We monitored the time course of SpIH cAMP dependent current activity relative to junctional conductance and calculated the parameter ΔI/Δt, which is defined as the change in SpIH tail current divided by the time to attain the maximum current increase rate. ΔI/Δt was obtained by fitting the linear part of the SpIH current–time relationship as shown in Fig. 3 A. It represents the SpIH current increase due to cAMP accumulation in the recipient cells, after it has permeated through gap junction channels between the source cell and the recipient cell. The ratio ΔI/Δt was then plotted versus measured junctional conductance (gj), as summarized in Fig. 3 C for Cx43 (•), Cx40 (○), and Cx26 (▾). There is a distinct relationship between ΔI/Δt and gj for each connexin. The solid lines represent a linear fit with the following slopes: (30.0 ± 2.5) · 10−4 s−1/nS for Cx43, (7.3 ± 0.6) · 10−4 s−1/nS for Cx26, and (4.8 ± 1.1) · 10−4 s−1/nS for Cx40, and the dashed lines represent the 95% confidence intervals. Comparison of regression lines by analysis of covariance (Prism, GraphPad) revealed that the differences between Cx43 slope and Cx26 or Cx40 slopes were extremely significant (P < 0.0001). Analysis of Cx26 and Cx40 regression lines showed that the slopes are not significantly different (P = 0.099), although the differences between the elevations were significant (P = 0.0025). Since unitary conductances of all three connexins are known, the ratio ΔI/Δt then was plotted versus channel number for all three connexins (Fig. 3 C, inset). The slope analysis for ΔI/Δt versus the number of channels revealed the same pattern. All of the data shown in Fig. 3 were collected in the presence of 200 μM IBMX and 5 μM 2’5′dideoxyadenosine to inhibit endogenous degradation or biosynthesis of cAMP in the cytoplasm.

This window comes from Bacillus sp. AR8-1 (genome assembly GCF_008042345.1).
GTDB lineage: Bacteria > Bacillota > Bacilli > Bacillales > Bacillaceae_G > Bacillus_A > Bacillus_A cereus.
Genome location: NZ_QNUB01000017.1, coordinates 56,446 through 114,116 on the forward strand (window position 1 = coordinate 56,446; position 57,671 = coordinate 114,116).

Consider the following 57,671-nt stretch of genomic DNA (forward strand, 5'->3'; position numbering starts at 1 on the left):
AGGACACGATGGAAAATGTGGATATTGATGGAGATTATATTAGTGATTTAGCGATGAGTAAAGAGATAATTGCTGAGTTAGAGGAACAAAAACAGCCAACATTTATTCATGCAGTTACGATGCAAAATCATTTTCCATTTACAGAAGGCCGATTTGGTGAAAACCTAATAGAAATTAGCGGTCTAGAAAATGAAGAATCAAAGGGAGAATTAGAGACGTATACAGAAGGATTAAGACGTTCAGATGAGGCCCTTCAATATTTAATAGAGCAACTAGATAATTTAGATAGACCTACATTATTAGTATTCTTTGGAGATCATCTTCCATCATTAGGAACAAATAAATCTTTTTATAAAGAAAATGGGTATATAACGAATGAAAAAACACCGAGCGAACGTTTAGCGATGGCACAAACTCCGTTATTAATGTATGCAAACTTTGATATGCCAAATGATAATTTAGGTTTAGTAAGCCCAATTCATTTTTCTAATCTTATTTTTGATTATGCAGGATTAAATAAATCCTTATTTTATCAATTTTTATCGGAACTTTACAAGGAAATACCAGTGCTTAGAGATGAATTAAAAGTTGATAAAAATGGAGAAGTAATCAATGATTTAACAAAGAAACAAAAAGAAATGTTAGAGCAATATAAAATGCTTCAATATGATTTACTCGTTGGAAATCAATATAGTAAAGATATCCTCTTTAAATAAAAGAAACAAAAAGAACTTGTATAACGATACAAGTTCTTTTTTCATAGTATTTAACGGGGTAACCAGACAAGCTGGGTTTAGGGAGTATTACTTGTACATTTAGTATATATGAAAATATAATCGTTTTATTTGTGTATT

We also compared cells under physiological conditions without IBMX and 2’5′dideoxyadenosine with those in a pool of IBMX and 2’5′dideoxyadenosine-exposed preparations to assess whether or not there was significant degradation of cAMP over the time course of our experiments. For this analysis we measured time t (see Fig. 2 B and Fig. 3 B), for the SpIH current to reach saturation in the recipient cell (i.e., ∼20 μM of cAMP) after cAMP delivery to the donor cell. Fig. 4 shows the datasets for non-IBMX–treated and IBMX-treated cell pairs plotted versus gj for all three connexins. These data show that there is a reduction in the delivered cAMP without inhibition of phospodiesterase. The time to SpIH current saturation is reduced in IBMX and 2’5′dideoxyadenosine-treated cells for all three connexins, indicating that the effective free pool of cAMP delivered to the reporter gene SpIH is reduced if IBMX and 2’5′dideoxyadenosine are not present. Interestingly, we found that without IBMX or 2’5′dideoxyadenosine, cAMP transfer was detected only in well-coupled cell pairs of Cx26 (>15 nS) and Cx40 (>20 nS). In Fig. 4 A the arrows pointing to 15 and 20 nS on the X axis indicate the minimal coupling to detect cAMP transfer for Cx26 and Cx40, respectively.